Precisely two years ago on September 11, 2017 COBOD invited the press to see the start of the 3D printing of The BOD, Europe’s first 3D printed building. Now with their newly developed second generation BOD2 3D construction printer, COBOD has printed the same building again! The re-print was done to document the fast improvements of their 3D construction printing technology.
COBOD has already made several headlines this year with their new second generation printer, the BOD2, starting with the delivery of the first BOD2 printer in the beginning of the year to Belgian Kamp C, after COBOD won Kamp C’s European tender.
Later during the spring followed the news that COBOD also won the second European tender, and supplied a BOD2 printer to The Technological University of Denmark. Then during the summer COBOD finished and shipped the world’s so far largest 3D construction to the Middle East, the printer being able to print 300 sqm in 3 storeys for a total of 900 sqm printed building. COBOD now announces that it spend the last days of summer to re-print The BOD, Europe’s first 3D printed building.
Henrik Lund-Nielsen, CEO of COBOD, explained: “We have said time and time again, that this technology has great potential, is developing very fast and that there is still so much to be learned to fully utilize this technology. Today we provide the documentation for exactly that, by having 3D printed an identical building to The BOD building we did exactly two years ago. Although not everything went as well as expected, the results and improvements we achieved this time speaks for itself”.
Jakob Jørgensen, Head of Technology at COBOD, continued: “When we printed the original BOD building on September 11 two years ago, we spend 2 month finalizing the 3D printing. This time it only took 3 days, or 28,5 hours to be precise. This is truly a milestone in the development of the 3D construction printing technology, and documents a remarkable 20 times improvement in our productivity in just two years. The much faster print time of this print reflects the improvements of our technology by using the new, and 10 times faster BOD2 printer and that we have learned a lot from the first time we 3D printed the building”.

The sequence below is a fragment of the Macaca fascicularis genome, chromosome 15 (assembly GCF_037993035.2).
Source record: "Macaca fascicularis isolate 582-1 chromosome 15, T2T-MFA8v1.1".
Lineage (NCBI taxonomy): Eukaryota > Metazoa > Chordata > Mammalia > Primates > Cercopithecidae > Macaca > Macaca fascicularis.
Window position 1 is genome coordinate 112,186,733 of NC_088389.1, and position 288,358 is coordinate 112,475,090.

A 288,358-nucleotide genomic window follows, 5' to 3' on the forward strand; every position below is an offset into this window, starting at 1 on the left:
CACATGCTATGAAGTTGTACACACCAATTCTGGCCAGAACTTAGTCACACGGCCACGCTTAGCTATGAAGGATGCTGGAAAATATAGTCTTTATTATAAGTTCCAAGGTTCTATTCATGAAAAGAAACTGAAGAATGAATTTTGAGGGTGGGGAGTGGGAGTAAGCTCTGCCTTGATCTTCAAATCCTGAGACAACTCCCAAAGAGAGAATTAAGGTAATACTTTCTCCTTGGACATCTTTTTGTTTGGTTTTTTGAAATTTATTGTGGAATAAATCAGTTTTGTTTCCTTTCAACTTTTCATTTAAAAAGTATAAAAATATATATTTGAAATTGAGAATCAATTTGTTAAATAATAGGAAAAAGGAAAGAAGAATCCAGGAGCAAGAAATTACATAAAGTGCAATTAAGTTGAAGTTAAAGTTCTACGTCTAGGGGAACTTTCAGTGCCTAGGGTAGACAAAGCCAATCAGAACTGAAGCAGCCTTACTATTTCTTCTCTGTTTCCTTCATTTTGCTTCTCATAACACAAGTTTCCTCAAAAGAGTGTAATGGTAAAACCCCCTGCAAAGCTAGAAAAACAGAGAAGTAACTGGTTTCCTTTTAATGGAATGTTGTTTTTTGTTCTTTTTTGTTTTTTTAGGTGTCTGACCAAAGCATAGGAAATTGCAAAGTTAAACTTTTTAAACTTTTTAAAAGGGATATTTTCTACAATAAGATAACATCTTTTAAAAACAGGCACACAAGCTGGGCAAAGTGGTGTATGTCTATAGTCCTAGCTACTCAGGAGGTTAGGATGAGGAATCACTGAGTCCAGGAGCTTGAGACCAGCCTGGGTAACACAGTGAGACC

Different from other 3D constructing printing providers, COBOD not only has a fine track record of regularly supplying customers with printers, but they have also made it part of their profile to be very open and informative about what they have been doing, including what did not go as planned: To 3D print a building, or more precisely to 3D print the walls of a building, requires not only a 3D construction printer, but also a concrete mixer-pump that can deliver the print materials to the printhead of the printer and a suitable recipe for the print materials. For an optimal print speed and quality all 3 items have to work optimal, which was not entirely the case for COBOD during this re-print of The BOD building.
Michael Holm, Head of R&D at COBOD, explained: “We are extremely pleased with how well our new BOD2 printer performed during this test. The BOD2 3D construction printer has an impressive print speed of up to 100 cm/second, and during this print we could comfortably print with a speed of 35 cm/sec, which is faster than anybody before. However, our concrete mixer-pump could not continuously follow the printer at this speed, so for a lot of the print we actually had to slow down the printer to avoid running out of materials. Hence we are now working with our pump suppliers to overcome this barrier and truly utilize the full speed of our BOD2”.
As for the concrete recipe, COBOD also reported that they actually asked the supplier to reduce the setting time of the concrete too much by mistake, leading to an initial clocking of the materials in the hopper above the printhead, until they figured out to vibrate the materials in the hopper regularly. When that was done on the third day of printing, the productivity doubled from printing 10 cm of the BOD building per hour to 20 cm the last day. The 20 cm of building per hour corresponds to that a building with a 2,4 meter storey could be 3D printed in just 12 hours.
Henrik Lund-Nielsen concluded the announcement by explaining: “Again we learned a lot from applying our technology to a project. We are now converting the lessons that we learned into even better solutions for our customers going forward. Once we have done that, we believe we could 3D print the entire BOD building in just 8 hours, should we decide to print it again a third time. None the less, this re-print is a significant milestone. A milestone that documents the great potential of 3D construction printing”.